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SEIU Members Across Minnesota Celebrate Election of Tim Walz for Governor & Other SEIU-Endorsed Candidates

Members & staff contacted hundreds of thousands of Minnesota voters leading up to election, proud of work in win that shows state is Greater Than Fear

SAINT PAUL — With news that Tim Walz and Peggy Flanagan have been elected as the next Governor and Lt. Governor of Minnesota, SEIU members expressed pride and excitement over their work to help elect these two champions of working people. SEIU members and staff door knocked, phone banked, texted and had worksite conversations with hundreds of thousands of Minnesota voters in the months leading up to the election, making sure they knew which candidates stood with working families.

Walz_SEIU_Member_rsNazra Ahmed, a home care worker who is a member of SEIU Healthcare Minnesota, shared about the tireless work that SEIU members and staff put in this election in order to make sure our state elects candidates who will fight for our families.

“As a home care worker I know the importance of having people who understand and support our families in office. I’m proud of the thousands of hours that SEIU members in Minnesota have put in door knocking and phone banking supporting candidates who support us,” said Ahmed. “I’ve never been involved in politics before this election, but now I feel like I’ve found my voice as I join others working towards electing people who will work with us to build a state where every family — white, black or brown — have quality care so seniors and people with disabilities, and the people who care for them, can live full and happy lives.”

Seeing an educator running for Governor helped motivate members of SEIU Local 284 like Beverly Tinney, a para-educator in the Mounds View Schools and a member of the union who spent months talking to voters about SEIU-endorsed candidates in her free time.

“I’m one of many SEIU members who has been talking to voters across Minnesota for the last few months. I’m happy our hard work has helped move our state in the right direction. Electing Tim Walz, an educator, as our next Governor, is especially important to me. As a public school employee, I know how important it is to have someone in that office who values education,” said Tinney. “We know that we need to continue our work tomorrow for a more fair and equitable world for all families in our state, but I’m glad to know we will be doing it with so many champions of working families in office.”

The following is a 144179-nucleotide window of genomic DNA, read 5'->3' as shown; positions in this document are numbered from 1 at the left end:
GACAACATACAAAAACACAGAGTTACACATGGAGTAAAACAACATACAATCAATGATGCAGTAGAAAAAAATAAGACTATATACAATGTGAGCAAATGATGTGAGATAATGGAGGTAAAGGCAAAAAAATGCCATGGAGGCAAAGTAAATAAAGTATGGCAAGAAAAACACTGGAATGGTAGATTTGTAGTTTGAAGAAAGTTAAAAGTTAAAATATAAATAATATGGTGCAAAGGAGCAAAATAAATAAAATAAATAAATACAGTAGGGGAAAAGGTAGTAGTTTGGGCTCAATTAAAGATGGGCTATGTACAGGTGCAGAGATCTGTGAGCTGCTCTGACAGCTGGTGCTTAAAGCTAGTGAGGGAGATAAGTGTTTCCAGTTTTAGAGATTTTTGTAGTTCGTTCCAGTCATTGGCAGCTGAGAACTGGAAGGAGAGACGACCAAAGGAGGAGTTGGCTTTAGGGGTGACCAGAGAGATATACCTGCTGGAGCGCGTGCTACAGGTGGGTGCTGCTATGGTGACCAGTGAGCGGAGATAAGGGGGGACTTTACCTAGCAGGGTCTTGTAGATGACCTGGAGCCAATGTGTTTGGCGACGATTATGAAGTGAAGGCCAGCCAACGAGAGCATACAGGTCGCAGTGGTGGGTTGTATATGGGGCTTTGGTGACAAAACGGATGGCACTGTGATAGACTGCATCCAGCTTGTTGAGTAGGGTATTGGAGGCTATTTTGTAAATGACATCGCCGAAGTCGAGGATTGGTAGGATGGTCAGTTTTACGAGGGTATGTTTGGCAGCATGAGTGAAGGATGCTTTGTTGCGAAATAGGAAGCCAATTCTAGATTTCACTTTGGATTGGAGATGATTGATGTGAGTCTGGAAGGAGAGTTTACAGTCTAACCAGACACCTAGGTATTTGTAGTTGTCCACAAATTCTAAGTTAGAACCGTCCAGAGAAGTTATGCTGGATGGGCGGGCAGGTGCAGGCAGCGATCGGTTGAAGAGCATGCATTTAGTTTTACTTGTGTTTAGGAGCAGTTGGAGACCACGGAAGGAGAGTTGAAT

SEIU members not only talked to fellow union members and general public voters, but ran campaigns to bring in underrepresented voters to the election process. Abdi Haybe, a security officer with SEIU Local 26, helped reach voters from the East African community both in the Twin Cities and in communities across the state.

“Some politicians and their corporate backers tried to divide us by the color of our color, our religion or where we live, but today, with our vote, we showed them that Minnesotans are greater than fear by electing the candidates who offered hope instead of scapegoating and division,” said Haybe. “We worked hard to make sure we got out the vote to elect candidates who support working families. I’m so excited to we elected candidates like Keith Ellison for Attorney General and Tina Smith for Senate to make sure Minnesota is a state that works for ALL families, not just those at the top.”

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The SEIU Minnesota State Council coordinates the electoral, legislative and outreach work of the SEIU Locals in Minnesota to increase the effectiveness of their efforts to organize unorganized workers in critical sectors of our economy, improve wages, hours and working conditions, and build political and legislative power for all workers and their families.  The State Council’s board is comprised of elected leaders, SEIU members and staff of the various SEIU Local Unions in Minnesota, and that board, with the active participation and input of our broader membership, determines our endorsements.